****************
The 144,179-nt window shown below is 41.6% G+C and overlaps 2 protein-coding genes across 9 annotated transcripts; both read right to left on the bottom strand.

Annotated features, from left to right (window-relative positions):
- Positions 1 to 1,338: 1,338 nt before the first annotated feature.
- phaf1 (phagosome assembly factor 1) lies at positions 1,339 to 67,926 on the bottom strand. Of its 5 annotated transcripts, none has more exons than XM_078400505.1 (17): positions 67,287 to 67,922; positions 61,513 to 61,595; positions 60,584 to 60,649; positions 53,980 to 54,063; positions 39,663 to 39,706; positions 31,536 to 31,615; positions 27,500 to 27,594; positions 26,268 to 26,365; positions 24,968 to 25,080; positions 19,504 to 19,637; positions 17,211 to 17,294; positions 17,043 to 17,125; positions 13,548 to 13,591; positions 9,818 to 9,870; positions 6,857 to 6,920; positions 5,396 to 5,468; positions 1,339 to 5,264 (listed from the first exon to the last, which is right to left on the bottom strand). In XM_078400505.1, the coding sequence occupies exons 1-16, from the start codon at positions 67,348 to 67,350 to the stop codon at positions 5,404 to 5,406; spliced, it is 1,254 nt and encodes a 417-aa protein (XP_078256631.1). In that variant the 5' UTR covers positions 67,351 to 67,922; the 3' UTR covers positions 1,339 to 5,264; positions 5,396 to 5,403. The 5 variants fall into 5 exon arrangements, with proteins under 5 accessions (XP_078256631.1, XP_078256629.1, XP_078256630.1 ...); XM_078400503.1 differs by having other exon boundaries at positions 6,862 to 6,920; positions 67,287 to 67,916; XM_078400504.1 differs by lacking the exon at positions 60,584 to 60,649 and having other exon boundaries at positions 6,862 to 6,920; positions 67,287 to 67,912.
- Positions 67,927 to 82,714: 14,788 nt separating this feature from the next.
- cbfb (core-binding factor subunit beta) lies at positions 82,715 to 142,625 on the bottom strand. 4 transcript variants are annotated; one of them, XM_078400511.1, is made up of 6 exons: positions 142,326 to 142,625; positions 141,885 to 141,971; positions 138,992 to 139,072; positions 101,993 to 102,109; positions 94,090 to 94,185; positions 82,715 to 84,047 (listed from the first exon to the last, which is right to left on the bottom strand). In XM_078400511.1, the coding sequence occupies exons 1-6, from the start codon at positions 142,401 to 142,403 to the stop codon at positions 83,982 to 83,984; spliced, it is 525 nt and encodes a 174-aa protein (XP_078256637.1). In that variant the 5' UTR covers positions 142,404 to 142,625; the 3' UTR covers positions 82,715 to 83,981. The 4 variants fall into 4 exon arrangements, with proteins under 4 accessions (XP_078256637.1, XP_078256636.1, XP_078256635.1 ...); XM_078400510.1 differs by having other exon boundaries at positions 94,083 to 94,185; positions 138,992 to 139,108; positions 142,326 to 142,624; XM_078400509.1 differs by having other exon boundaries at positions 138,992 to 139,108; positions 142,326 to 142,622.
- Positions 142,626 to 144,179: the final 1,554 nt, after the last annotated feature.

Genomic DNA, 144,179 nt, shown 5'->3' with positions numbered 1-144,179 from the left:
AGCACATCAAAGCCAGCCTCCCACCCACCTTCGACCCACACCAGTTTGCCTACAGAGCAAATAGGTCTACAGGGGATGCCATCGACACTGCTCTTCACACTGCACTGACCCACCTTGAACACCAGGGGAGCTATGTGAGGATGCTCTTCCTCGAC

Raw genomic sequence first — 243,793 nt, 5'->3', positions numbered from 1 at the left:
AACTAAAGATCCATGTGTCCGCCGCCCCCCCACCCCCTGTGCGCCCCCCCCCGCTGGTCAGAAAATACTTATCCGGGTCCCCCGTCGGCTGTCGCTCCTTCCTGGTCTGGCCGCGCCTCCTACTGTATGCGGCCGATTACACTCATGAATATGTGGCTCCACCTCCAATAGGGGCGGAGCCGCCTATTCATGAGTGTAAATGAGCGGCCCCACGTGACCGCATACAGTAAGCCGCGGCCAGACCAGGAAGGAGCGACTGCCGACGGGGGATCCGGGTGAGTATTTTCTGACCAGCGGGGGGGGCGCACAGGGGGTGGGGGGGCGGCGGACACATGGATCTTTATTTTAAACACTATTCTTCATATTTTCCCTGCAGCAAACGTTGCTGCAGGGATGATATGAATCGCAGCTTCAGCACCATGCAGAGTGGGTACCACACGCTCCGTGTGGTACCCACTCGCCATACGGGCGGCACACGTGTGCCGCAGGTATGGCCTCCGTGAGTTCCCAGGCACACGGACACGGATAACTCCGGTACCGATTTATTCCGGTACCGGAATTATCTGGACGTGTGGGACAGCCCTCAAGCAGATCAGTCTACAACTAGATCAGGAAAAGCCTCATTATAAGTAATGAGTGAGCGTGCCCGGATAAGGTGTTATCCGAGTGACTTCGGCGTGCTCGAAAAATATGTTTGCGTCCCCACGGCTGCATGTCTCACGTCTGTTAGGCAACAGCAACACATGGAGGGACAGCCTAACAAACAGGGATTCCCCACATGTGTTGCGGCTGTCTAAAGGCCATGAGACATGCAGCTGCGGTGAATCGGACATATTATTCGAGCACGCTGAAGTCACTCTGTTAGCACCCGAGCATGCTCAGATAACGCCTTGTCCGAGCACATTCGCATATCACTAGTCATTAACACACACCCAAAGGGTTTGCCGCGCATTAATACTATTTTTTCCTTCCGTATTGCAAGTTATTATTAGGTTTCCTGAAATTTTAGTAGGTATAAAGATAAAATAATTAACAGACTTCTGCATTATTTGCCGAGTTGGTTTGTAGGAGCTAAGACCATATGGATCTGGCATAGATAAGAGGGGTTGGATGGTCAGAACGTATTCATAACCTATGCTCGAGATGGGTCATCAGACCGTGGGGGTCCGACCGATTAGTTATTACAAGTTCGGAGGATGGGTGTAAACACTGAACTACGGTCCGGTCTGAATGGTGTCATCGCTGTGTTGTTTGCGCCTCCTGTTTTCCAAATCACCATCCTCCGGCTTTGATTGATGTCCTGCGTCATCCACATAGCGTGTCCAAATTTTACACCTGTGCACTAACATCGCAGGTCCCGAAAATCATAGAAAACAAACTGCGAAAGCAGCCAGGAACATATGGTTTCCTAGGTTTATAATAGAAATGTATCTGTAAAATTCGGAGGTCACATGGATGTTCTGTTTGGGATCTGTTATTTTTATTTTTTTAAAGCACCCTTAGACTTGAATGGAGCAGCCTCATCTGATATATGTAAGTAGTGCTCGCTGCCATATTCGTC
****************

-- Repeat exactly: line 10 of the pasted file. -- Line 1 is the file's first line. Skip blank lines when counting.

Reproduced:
Raw genomic sequence first — 243,793 nt, 5'->3', positions numbered from 1 at the left: